I get yearly checkups with my urologist and I routinely get a clean bill of health. I had no problems with urethral tearing because I kept my penis pointing straight up. This reduced the number of bends in the catheter as well. When I mentioned the possibility of cancer the urologist suggested that a predisposition to cancer in general, such as a family history of cancer, smoking, etc. were more important. The continued use of a catheter might exacerbate the problem. Annual check ups are also important.

    I switched to a sp catheter a couple of years ago and I have had similar success with it even though I'm not particularly gentle. I've had chairs sit on my sp tube during transfers into and out of my car, had clothes rub on it, etc., and I've never had a problem. Of course, I have no feeling down there so that might explain a lot.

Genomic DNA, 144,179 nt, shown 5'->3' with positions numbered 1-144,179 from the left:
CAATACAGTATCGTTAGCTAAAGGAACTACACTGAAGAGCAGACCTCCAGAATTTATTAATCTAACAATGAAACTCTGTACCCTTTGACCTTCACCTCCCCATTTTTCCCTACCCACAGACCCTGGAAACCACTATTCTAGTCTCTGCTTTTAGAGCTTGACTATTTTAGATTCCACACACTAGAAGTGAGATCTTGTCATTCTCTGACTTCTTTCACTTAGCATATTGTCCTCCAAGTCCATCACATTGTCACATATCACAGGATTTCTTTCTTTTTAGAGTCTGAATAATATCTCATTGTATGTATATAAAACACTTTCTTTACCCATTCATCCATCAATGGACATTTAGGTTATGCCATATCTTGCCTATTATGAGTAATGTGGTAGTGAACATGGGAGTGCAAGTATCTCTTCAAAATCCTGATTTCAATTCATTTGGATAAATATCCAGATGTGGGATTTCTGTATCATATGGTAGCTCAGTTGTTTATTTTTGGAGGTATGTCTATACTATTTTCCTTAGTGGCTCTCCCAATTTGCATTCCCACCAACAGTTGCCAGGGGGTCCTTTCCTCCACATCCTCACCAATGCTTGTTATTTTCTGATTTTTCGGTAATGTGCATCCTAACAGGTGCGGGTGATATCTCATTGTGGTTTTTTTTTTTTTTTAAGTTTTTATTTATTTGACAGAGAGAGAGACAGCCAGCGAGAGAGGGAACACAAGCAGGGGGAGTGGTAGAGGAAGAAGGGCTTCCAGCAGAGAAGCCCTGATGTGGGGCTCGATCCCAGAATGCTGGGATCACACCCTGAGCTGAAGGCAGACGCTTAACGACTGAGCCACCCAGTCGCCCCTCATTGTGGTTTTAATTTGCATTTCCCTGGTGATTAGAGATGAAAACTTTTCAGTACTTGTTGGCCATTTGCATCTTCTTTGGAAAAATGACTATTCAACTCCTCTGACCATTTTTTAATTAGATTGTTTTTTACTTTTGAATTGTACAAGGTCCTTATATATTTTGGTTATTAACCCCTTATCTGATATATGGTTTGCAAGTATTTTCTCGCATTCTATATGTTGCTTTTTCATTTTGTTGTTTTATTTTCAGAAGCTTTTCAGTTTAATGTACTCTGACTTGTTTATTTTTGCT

It quietly goes about its business. I check it every so often to see if I need to empty the bag. That's it. For me it's the simplest way to deal with my bladder issues.
    Last edited by StarLord; 04-11-2014 at 02:46 AM.

  6. #36
    Quote Originally Posted by StarLord View Post
    For what it?s worth: I first started with intermittent catheterization (IC) but I was frustrated with the process. Having to carry around the equipment, finding a suitable bathroom. Having to time everything, not to mention the problems at night. And after all of this I still would have accidents, even after carefully timing when I drank. I also got some UTI?s, about five or six in two years. I think I had one course of antibiotics ever. I can't help but think that over indulgence in antibiotics makes them less effective when you really need them. When I did get a UTI I increased the amount of water I drank to "flush" my bladder out. That usually solved the problem. (Full disclosure: I'm something of a pharmacaphobe so I dislike taking meds of any sort.)

    I then switched to a foley about twelve years ago and used them for the next ten years. I couldn't have been happier. I had one UTI in all of that time. I changed the catheter every month.